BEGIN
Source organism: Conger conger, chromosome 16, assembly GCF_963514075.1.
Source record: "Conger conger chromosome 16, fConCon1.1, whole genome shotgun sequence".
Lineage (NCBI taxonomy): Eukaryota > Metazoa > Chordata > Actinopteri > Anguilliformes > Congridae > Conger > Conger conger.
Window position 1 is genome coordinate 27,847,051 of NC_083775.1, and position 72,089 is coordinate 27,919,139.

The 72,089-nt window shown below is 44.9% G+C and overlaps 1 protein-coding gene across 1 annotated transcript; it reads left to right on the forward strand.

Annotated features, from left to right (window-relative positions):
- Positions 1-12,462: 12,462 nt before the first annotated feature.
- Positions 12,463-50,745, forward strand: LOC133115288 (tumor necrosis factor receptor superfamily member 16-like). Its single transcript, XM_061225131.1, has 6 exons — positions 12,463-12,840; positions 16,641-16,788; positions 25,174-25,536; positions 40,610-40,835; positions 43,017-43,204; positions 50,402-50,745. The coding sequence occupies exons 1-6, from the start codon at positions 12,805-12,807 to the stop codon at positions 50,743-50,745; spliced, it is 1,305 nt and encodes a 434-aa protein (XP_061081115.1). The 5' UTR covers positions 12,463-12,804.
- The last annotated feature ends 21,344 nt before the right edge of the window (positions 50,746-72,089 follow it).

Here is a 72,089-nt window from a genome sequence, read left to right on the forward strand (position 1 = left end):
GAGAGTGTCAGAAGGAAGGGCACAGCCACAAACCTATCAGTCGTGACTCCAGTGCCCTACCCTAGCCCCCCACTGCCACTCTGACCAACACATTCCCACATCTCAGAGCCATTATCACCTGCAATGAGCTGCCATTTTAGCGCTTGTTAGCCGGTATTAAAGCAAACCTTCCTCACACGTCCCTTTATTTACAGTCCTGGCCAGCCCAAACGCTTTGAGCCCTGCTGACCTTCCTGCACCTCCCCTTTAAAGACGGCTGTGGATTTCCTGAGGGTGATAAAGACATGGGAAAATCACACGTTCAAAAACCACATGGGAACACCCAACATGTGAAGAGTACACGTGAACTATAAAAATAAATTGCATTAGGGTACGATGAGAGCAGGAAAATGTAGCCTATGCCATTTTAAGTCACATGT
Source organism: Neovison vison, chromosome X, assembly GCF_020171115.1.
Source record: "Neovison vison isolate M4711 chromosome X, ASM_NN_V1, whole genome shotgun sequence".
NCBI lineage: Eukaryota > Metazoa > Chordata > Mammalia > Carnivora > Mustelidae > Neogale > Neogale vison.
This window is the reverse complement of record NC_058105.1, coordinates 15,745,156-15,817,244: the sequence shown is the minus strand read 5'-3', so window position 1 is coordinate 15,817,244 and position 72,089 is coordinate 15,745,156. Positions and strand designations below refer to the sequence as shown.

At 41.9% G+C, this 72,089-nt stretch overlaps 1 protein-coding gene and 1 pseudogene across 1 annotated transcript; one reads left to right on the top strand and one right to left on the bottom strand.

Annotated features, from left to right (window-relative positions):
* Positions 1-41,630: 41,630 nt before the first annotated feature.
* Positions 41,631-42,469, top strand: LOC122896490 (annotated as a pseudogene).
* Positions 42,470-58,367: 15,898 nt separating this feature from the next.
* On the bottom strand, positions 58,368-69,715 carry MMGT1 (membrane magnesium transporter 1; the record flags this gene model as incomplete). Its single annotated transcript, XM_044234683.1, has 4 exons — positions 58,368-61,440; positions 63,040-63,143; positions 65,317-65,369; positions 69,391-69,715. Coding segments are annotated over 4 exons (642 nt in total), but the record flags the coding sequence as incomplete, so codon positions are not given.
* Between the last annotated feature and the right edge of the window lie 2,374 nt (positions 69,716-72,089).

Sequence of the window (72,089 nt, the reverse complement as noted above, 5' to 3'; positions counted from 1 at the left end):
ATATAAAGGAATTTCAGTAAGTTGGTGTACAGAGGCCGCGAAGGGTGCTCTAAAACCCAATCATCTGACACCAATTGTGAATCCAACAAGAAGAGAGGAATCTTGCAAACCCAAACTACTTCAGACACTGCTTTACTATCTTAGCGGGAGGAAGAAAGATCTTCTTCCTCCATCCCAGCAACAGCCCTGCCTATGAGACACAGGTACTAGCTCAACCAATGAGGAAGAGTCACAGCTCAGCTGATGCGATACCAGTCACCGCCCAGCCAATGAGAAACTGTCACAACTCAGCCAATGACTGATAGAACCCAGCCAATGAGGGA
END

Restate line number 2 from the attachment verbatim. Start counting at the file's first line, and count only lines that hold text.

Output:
Source record: "Conger conger chromosome 16, fConCon1.1, whole genome shotgun sequence".